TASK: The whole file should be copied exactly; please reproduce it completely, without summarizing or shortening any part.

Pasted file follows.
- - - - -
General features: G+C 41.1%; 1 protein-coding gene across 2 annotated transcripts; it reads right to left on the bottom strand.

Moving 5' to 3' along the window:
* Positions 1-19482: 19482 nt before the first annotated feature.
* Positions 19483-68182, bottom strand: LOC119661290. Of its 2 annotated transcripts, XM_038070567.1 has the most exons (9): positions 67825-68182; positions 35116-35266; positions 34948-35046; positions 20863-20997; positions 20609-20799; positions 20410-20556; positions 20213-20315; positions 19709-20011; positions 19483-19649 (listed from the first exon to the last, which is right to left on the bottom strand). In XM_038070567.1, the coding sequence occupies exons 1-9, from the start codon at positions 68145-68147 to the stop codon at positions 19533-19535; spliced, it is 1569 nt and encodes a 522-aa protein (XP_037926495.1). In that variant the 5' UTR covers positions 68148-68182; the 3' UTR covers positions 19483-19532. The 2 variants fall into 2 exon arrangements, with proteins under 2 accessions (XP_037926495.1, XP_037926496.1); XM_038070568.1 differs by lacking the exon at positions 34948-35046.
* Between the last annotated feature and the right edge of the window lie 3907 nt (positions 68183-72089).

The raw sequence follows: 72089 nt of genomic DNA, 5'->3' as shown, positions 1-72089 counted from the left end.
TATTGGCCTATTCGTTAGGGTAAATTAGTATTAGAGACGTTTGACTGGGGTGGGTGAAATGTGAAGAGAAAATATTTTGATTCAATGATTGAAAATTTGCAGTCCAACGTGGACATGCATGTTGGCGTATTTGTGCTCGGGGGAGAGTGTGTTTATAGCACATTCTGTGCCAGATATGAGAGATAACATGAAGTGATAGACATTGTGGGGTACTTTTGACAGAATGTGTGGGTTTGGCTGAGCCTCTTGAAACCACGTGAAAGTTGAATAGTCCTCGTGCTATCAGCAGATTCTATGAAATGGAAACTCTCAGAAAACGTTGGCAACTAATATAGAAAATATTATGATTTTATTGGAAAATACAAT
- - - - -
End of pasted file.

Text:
General features: G+C 41.1%; 1 protein-coding gene across 2 annotated transcripts; it reads right to left on the bottom strand.

Moving 5' to 3' along the window:
* Positions 1-19482: 19482 nt before the first annotated feature.
* Positions 19483-68182, bottom strand: LOC119661290. Of its 2 annotated transcripts, XM_038070567.1 has the most exons (9): positions 67825-68182; positions 35116-35266; positions 34948-35046; positions 20863-20997; positions 20609-20799; positions 20410-20556; positions 20213-20315; positions 19709-20011; positions 19483-19649 (listed from the first exon to the last, which is right to left on the bottom strand). In XM_038070567.1, the coding sequence occupies exons 1-9, from the start codon at positions 68145-68147 to the stop codon at positions 19533-19535; spliced, it is 1569 nt and encodes a 522-aa protein (XP_037926495.1). In that variant the 5' UTR covers positions 68148-68182; the 3' UTR covers positions 19483-19532. The 2 variants fall into 2 exon arrangements, with proteins under 2 accessions (XP_037926495.1, XP_037926496.1); XM_038070568.1 differs by lacking the exon at positions 34948-35046.
* Between the last annotated feature and the right edge of the window lie 3907 nt (positions 68183-72089).

The raw sequence follows: 72089 nt of genomic DNA, 5'->3' as shown, positions 1-72089 counted from the left end.
TATTGGCCTATTCGTTAGGGTAAATTAGTATTAGAGACGTTTGACTGGGGTGGGTGAAATGTGAAGAGAAAATATTTTGATTCAATGATTGAAAATTTGCAGTCCAACGTGGACATGCATGTTGGCGTATTTGTGCTCGGGGGAGAGTGTGTTTATAGCACATTCTGTGCCAGATATGAGAGATAACATGAAGTGATAGACATTGTGGGGTACTTTTGACAGAATGTGTGGGTTTGGCTGAGCCTCTTGAAACCACGTGAAAGTTGAATAGTCCTCGTGCTATCAGCAGATTCTATGAAATGGAAACTCTCAGAAAACGTTGGCAACTAATATAGAAAATATTATGATTTTATTGGAAAATACAAT